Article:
Romania’s latest permanent circuit and the central Romanian region’s first, the Transilvania Motor Ring has been a long time in the planning. First announced in 2006, construction began in 2011 and was finally complete in 2018 for the circuit’s inauguration in November, with a full calendar of events planned for the following year.
Delays and disputes during the construction phase lay at the heart of the long wait to get up and running, which has also had a knock on effect on the track's ability to host anything above tracks days and local racing events.
Further applications for European funding are planned to ensure that the circuit can be fully homologated to international standards, opening the door for wider competition to take place.
Plans for what became the Transilvania Motor Ring were first announced in 2006. Under the leadership of Emőke Lokodi, the regional council of Mureş officially started working on the racetrack project, hoping to build a safe facility which would encourage the development of motorsport as well as provide a safer place for amateur riders to enjoy their motorbikes.
The track was built using public and EU funds, totalling more than 12.6 million euros. The 34-hectare plot of land had previously been used by the Romanian defence ministry and was acquired by the local council with the aim of providing a boost to local tourism through the development of motor racing facilities. Overall, the project was modelled as a smaller-scale version of the Hungaroring.
EU funding was applied for in 2008 and finally secured in 2010, so by August of the following year, contracts were signed with a consortium of Italian firms to build the new circuit. The site was handed over in September 2011 for construction to begin, with a projected finish date of September 2013.
Troubled construction delays opening
Difficult ground conditions meant that only 62% of the work was finished by the due completion date and an extension was secured to June the following year. This too came and went with only minimal further progress and the council finally lost patience and terminated the contract. However, the builders refused to hand over the site and continued work until October, when legal proceedings begin.
Fast forward to early 2016 and the courts ordered the evacuation of the site and in February it was handed back to the council, which took the decision to plough a further 4.5 million euros into the project to get it completed. Construction work was in fact finished by December 2017 but the circuit’s opening was then delayed by a landslide on adjoining land, which caused the council to commission a survey to establish the causes. The report finally gave the all clear to the circuit but the inauguration was put back by nearly a year.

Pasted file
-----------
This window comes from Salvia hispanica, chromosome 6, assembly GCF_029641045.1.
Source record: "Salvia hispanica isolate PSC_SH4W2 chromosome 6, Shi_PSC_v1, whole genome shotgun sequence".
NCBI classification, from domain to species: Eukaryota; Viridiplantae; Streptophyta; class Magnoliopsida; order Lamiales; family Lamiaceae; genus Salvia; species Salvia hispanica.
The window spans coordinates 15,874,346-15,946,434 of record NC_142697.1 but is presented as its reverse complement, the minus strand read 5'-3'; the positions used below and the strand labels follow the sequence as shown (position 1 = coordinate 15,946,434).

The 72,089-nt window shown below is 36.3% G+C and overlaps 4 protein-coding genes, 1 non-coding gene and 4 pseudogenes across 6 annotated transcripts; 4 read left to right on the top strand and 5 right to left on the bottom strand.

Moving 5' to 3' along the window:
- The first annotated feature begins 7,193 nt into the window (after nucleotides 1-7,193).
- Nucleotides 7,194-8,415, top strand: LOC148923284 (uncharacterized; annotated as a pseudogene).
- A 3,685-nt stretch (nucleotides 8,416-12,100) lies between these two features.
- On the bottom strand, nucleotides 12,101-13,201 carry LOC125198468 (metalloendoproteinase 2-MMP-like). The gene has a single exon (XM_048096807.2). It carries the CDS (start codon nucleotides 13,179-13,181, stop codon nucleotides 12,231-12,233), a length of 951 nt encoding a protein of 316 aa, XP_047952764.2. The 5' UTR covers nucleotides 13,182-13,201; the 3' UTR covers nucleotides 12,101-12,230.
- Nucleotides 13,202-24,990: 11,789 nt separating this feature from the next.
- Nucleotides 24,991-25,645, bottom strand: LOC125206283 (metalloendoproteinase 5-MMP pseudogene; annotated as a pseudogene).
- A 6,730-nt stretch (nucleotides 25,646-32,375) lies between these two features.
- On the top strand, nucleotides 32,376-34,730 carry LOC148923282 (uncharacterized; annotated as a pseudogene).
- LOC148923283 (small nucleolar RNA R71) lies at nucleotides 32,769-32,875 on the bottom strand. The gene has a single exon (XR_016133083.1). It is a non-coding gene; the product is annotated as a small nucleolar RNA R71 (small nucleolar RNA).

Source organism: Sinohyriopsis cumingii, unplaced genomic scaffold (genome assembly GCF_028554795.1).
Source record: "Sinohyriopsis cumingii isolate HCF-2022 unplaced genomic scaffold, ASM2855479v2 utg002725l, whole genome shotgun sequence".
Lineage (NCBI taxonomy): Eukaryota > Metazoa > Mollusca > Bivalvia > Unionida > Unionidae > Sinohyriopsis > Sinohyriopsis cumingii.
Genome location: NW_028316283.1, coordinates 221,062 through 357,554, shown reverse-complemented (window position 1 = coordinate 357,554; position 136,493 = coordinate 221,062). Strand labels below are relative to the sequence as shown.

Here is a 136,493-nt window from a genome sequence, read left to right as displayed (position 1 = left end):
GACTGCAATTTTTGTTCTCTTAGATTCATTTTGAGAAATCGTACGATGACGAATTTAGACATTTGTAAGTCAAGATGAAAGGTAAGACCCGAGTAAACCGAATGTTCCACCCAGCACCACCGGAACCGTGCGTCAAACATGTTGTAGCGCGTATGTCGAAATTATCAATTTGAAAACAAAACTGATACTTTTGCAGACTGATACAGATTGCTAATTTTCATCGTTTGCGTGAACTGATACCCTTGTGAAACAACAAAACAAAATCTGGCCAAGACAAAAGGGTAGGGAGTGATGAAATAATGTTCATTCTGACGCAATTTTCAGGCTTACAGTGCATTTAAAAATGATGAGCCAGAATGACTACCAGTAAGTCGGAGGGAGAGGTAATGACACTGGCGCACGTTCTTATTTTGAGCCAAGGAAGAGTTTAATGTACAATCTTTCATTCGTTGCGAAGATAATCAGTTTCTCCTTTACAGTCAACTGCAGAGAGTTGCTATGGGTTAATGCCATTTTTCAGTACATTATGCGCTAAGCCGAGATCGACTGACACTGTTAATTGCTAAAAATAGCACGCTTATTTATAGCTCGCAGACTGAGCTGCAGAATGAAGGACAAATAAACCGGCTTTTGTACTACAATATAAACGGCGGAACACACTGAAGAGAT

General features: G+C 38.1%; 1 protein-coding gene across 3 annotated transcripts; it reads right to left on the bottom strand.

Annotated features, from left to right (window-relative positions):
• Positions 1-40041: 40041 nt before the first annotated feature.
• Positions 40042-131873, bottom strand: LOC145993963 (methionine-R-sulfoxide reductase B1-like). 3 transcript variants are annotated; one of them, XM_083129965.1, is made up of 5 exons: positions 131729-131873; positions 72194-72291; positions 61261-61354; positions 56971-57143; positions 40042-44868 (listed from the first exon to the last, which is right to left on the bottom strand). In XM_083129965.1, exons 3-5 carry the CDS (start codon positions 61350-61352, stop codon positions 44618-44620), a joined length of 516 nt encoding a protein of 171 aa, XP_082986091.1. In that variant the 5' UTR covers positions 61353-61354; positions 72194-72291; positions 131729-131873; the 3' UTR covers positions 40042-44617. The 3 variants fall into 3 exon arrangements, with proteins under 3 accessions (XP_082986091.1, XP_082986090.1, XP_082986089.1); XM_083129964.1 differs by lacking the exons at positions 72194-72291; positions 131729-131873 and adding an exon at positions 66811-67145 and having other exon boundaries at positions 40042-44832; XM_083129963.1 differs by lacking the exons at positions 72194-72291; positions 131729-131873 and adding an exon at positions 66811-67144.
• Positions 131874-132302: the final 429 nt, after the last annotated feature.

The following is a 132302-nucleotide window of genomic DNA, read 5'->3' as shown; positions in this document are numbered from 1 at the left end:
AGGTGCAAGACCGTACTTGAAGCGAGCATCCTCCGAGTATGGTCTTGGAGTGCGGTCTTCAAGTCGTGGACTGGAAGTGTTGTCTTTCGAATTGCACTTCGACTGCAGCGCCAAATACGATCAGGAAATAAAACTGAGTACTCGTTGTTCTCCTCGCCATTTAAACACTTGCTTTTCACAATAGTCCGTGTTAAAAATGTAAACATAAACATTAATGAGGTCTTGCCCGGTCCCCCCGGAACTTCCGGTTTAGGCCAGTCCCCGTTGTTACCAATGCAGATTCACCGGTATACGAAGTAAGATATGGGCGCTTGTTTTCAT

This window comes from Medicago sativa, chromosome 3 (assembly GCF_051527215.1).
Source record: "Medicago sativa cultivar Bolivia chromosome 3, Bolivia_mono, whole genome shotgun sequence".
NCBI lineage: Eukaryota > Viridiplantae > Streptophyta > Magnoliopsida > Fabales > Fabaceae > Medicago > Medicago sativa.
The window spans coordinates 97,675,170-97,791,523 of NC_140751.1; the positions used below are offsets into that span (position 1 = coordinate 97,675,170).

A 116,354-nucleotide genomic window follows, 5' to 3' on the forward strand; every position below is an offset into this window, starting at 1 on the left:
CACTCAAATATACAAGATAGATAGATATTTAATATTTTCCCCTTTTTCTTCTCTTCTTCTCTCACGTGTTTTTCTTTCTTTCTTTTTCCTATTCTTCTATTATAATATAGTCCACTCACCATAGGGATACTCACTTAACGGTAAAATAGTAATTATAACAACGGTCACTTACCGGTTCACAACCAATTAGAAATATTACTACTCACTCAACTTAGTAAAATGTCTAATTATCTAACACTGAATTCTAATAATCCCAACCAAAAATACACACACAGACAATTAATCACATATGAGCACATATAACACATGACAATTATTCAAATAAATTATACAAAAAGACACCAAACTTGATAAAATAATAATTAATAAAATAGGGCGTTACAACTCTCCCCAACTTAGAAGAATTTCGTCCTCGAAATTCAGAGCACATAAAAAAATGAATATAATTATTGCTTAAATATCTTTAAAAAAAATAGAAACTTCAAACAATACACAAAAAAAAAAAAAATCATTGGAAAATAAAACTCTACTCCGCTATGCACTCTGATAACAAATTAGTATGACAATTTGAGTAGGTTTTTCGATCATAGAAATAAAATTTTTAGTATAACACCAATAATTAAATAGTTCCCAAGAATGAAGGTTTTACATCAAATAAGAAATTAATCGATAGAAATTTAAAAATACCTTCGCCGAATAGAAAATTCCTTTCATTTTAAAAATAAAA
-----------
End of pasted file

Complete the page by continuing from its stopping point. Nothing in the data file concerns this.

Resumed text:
After this troubled birth, the circuit was finally ready for the public to witness a special event in November 2018, when a range of local racing categories provided demonstration runs, ahead of the track’s formal homologation by the Romanian racing authorities.
The finished circuit measures 2.304 miles (3.708 km) and is largely flat, with modern amenities including a race building featuring 11 double garages, offices for race officials and teams, a medical centre, media facilities and a restaurant.
Upgrades needed but circuit finally operational
The circuit has yet to receive international homologation for motorcycle racing, as the delays in construction meant that the standards the track was designed to had been tightened further across the intervening decade.
“The protective barriers were built according to the safety standards applicable more than 10 years ago," explains circuit director Thomas Moldovan. "Meanwhile, they have been modified, so we have to bring our racetrack up-to-date to the latest safety standards to receive approval on the motorcycle competition side."
The circuit is hoping that a further application for EU funding, worth 3 million euros, will allow the completion of this work, while the remainder will be used by the council to create an enduro-cross track or dirt park in Csittszentivány/Sântioana de Mureș, where the council has a generous 24 hectares of land at their disposal.
After the upgrade, Transylvania Motor Ring aims to host at least six major competitions each year – three car and three motorcycle – which will represent a huge step forward.
In the meantime, competition running has finally begun on four wheels, with the circuit included on the schedule of the Romanian Endurance Season from 2021 onwards.